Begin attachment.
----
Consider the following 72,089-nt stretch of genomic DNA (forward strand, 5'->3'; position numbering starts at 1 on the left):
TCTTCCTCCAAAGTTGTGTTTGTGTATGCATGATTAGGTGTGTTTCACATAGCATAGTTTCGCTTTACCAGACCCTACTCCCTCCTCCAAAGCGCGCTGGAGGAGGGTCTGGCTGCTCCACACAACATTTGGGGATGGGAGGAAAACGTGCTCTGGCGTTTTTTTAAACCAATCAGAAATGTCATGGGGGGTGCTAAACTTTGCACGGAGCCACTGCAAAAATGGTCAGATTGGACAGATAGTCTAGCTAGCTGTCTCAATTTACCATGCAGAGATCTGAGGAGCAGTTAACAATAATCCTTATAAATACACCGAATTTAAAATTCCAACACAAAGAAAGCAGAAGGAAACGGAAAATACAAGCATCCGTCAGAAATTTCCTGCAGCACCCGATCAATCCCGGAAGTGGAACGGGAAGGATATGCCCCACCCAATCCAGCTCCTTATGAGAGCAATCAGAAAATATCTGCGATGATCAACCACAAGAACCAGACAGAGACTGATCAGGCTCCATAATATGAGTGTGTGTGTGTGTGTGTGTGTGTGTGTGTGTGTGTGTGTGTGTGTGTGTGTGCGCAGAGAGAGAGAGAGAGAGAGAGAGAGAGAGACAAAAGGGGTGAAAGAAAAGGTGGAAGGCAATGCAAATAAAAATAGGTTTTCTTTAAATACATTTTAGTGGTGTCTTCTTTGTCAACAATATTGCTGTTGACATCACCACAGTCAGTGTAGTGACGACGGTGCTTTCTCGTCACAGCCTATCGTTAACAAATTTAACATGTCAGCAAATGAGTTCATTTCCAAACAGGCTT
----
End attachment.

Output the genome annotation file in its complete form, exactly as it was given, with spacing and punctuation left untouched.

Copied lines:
Consider the following 72,089-nt stretch of genomic DNA (forward strand, 5'->3'; position numbering starts at 1 on the left):
TCTTCCTCCAAAGTTGTGTTTGTGTATGCATGATTAGGTGTGTTTCACATAGCATAGTTTCGCTTTACCAGACCCTACTCCCTCCTCCAAAGCGCGCTGGAGGAGGGTCTGGCTGCTCCACACAACATTTGGGGATGGGAGGAAAACGTGCTCTGGCGTTTTTTTAAACCAATCAGAAATGTCATGGGGGGTGCTAAACTTTGCACGGAGCCACTGCAAAAATGGTCAGATTGGACAGATAGTCTAGCTAGCTGTCTCAATTTACCATGCAGAGATCTGAGGAGCAGTTAACAATAATCCTTATAAATACACCGAATTTAAAATTCCAACACAAAGAAAGCAGAAGGAAACGGAAAATACAAGCATCCGTCAGAAATTTCCTGCAGCACCCGATCAATCCCGGAAGTGGAACGGGAAGGATATGCCCCACCCAATCCAGCTCCTTATGAGAGCAATCAGAAAATATCTGCGATGATCAACCACAAGAACCAGACAGAGACTGATCAGGCTCCATAATATGAGTGTGTGTGTGTGTGTGTGTGTGTGTGTGTGTGTGTGTGTGTGTGTGTGTGTGCGCAGAGAGAGAGAGAGAGAGAGAGAGAGAGAGACAAAAGGGGTGAAAGAAAAGGTGGAAGGCAATGCAAATAAAAATAGGTTTTCTTTAAATACATTTTAGTGGTGTCTTCTTTGTCAACAATATTGCTGTTGACATCACCACAGTCAGTGTAGTGACGACGGTGCTTTCTCGTCACAGCCTATCGTTAACAAATTTAACATGTCAGCAAATGAGTTCATTTCCAAACAGGCTT